The European Commission will publish detailed reports on its negotiations with the United States to forge the world's biggest trade pact, EU trade chief Cecilia Malmstrom said on Friday, responding to criticism that the talks have been shrouded in secrecy.
If agreed, the Transatlantic Trade and Investment Partnership (TTIP) would encompass a third of world trade, and proponents say it would deliver more than $100 billion of economic gains on both sides.
But opponents in Europe have voiced concern that it could erode EU standards on food safety and the environment, and argue the negotiations have not been transparent.
In a blog post, Malmstrom said one of her first decisions as trade commissioner when she took office last year had been to make the negotiations more open, but the debate "seems to have been caught up in a fog of confusion".
To address that, she said that from now on the Commission will published "detailed and extensive reports" on its website in all official EU languages.
Separately, Germany said it had urged the Commission to restore EU governments' access to electronic reports on the state of the negotiations.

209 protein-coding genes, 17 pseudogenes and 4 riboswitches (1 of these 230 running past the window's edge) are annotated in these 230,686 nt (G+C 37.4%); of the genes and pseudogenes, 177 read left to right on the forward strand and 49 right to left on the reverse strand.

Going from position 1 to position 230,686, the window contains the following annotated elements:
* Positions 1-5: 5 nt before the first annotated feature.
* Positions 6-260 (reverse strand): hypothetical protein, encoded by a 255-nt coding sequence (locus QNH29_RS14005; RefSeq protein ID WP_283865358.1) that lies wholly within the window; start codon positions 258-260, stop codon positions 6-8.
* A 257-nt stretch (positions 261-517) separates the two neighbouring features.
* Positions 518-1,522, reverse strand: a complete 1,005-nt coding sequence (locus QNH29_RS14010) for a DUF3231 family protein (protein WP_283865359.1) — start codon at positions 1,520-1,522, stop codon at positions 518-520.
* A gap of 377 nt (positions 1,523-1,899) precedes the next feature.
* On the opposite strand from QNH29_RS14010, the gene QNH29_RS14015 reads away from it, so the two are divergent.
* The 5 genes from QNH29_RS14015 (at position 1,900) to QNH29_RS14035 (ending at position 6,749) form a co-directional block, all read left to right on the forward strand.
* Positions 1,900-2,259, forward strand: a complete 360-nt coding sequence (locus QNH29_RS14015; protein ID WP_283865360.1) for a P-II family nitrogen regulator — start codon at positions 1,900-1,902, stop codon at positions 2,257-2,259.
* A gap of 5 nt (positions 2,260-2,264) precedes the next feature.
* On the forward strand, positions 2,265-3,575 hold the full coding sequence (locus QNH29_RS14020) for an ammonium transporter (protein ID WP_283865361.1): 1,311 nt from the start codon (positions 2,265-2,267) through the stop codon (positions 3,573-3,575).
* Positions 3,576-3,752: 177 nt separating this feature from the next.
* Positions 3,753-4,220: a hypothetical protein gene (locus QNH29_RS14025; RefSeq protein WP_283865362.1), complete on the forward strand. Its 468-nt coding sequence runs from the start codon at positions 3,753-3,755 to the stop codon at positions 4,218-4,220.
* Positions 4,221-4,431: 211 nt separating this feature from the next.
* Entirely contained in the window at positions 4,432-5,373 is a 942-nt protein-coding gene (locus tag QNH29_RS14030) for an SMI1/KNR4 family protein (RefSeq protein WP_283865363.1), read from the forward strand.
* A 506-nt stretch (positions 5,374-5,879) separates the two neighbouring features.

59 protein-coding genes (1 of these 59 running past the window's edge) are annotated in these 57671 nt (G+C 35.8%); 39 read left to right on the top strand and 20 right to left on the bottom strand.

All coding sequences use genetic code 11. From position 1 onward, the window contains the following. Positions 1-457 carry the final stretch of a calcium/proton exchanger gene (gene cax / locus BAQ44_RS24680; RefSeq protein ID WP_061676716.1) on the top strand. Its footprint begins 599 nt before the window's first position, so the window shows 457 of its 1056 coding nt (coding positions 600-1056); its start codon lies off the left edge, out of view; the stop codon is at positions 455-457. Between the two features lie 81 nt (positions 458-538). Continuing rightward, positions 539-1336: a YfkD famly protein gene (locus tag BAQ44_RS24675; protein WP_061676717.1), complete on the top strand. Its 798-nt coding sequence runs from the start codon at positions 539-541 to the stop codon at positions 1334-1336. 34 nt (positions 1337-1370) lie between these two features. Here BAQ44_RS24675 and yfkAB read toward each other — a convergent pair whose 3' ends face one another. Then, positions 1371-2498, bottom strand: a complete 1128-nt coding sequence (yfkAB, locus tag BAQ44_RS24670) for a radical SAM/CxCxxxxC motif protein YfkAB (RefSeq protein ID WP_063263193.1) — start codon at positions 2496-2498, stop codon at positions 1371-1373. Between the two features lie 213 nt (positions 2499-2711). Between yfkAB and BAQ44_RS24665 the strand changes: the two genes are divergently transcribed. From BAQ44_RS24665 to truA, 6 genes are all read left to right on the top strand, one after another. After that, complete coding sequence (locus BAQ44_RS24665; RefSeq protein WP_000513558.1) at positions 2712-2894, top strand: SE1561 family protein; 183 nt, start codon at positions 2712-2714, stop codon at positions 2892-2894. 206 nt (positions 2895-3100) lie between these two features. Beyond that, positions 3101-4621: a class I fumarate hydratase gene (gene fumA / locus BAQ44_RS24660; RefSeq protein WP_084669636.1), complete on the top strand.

The executive decided last month to stop sending out the reports to member states in order to stem a series of leaks. Politicians from individual EU countries can now only access the documents in secure reading rooms in Brussels.
A spokesman for German Economy Minister Sigmar Gabriel confirmed he had written to Malmstrom to express his concerns about "the latest setback in transparency efforts."
It was essential that politicians in individual member states were fully informed about the talks, he wrote in an Aug. 20 letter, published by investigative news site Correct!v.
"Only this way can we create the necessary legitimacy and acceptance for the talks, the result of which the German parliament must also vote on," he wrote.
Gabriel is struggling to drum up support for the TTIP, which is backed by only 39 percent of Germans, according to a PEW Research Center survey.
The economy ministry declined to comment on whether Gabriel was satisfied with Malmstrom's announcement about publishing more information on the Web.
Malmstrom, alluding to Gabriel's comments, said he had rightly noted that negotiators also needed "some space for internal debate".
So far, 10 rounds of TTIP talks have taken place and further negotiations are expected later this year with a view to finalizing a deal in 2016, Malmstrom said early this month.
One hurdle was overcome in July when the European Parliament backed a compromise on setting up a new European court to settle disputes arising from any trade pact.
(By Barbara Lewis and Caroline Copley; Editing by Mark Trevelyan)